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Hacking trial: Piers Morgan and Louise Mensch declare support for Andy Coulson and Rebekah Brooks following verdict

The former Daily Mirror editor and former MP take to Twitter to voice their opinions

Piers Morgan and Louise Mensch expressed their admiration and sadness in equal measure following news that the former editor of the News of the World, Andy Coulson, had been found guilty of conspiring to hack phones between 2000 and 2006.

At the same time, Morgan declared his support for “friend” Rebekah Brooks, Coulson’s fellow ex-editor, who was cleared off all charges by the jury at the Old Bailey.

“So happy for my friends Rebekah and Charlie, so sad for my friend Andy. A good man, who I will always support,” Morgan wrote via Twitter.

Morgan, the former editor of the Daily Mirror, was himself questioned by police over allegations of phone hacking in February this year. He was not charged with any offence and has always denied any involvement in the practice.

Facing a predictable backlash from his Twitter followers, he quickly responded with the following: “Amazing how many ‘saints’ on here would dump their friends the moment they faced their toughest times. Thank god you're not MY friends!”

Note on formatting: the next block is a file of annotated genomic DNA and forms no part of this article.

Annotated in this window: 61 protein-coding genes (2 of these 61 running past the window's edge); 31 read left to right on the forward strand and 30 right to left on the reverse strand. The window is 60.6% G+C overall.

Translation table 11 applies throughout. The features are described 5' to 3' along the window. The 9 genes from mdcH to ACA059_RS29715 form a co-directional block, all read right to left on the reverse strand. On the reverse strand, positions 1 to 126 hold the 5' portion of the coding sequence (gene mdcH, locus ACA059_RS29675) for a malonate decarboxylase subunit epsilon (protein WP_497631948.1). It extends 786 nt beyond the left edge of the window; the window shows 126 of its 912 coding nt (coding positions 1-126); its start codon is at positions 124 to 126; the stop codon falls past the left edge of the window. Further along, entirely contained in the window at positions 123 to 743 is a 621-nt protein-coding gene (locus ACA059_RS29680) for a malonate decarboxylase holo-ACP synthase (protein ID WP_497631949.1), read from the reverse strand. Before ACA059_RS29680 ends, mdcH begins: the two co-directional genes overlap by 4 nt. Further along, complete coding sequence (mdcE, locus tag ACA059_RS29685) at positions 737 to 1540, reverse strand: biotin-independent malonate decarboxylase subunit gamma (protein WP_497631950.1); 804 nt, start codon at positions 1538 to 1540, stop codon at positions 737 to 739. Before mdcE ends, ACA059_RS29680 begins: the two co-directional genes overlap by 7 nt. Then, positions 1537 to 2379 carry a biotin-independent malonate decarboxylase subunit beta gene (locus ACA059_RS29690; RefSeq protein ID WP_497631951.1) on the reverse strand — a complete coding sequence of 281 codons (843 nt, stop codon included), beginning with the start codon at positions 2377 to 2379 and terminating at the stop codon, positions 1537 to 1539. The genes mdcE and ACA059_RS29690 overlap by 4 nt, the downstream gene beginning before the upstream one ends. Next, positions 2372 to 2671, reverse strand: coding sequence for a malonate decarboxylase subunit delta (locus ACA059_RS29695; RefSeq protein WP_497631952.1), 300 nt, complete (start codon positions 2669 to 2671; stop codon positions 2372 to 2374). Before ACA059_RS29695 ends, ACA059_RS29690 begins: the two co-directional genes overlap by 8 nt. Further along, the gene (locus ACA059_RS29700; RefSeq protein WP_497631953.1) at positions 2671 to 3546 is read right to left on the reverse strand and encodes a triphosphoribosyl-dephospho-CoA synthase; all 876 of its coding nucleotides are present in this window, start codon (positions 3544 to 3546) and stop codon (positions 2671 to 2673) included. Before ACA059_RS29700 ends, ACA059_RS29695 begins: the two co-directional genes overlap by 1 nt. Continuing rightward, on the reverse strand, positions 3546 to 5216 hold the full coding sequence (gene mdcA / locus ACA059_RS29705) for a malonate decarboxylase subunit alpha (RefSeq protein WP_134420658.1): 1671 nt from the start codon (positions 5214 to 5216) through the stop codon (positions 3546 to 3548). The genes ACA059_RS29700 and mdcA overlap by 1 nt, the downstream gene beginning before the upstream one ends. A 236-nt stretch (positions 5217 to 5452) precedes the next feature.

Video: The PM issues a 'full and frank' apology

Meanwhile, the former Conservative MP Louise Mensch echoed Morgan’s sentiments, describing Coulson – also the former director of communications to David Cameron  – as a man she’d “always admired”.

Mensch21.JPGShe also made reference to Hugh Grant's anti-phone hacking pressure group, Hacked Off, with the following:


Brooks seemed to receive support from her close friend and fellow member of the Chipping Norton set Jeremy Clarkson, who simply had the following to say:


Their comments come after Prime Minister David Cameron issued a “full and frank apology” to the nation after Coulson, his former director of communications was found guilty of conspiracy to hack phones at the Old Bailey.

Coulson quit his role as Downing Street spin doctor shortly before he was arrested over the phone-hacking scandal in January 2011.

The Prime Minister said today that he took “full responsibility” for Coulson's appointment, and that he had received assurances which have now proved to be false.

Speaking in the Cabinet Room at 10 Downing Street, Mr Cameron said he had hired Coulson “on the basis of undertakings I was given by him about phone hacking”.

“I always said that if they turned out to be wrong, I would make a full and frank apology and I did that today.

“I am extremely sorry that I employed him. It was the wrong decision and I am very clear about that.”

Coulson now faces the possibility of jail.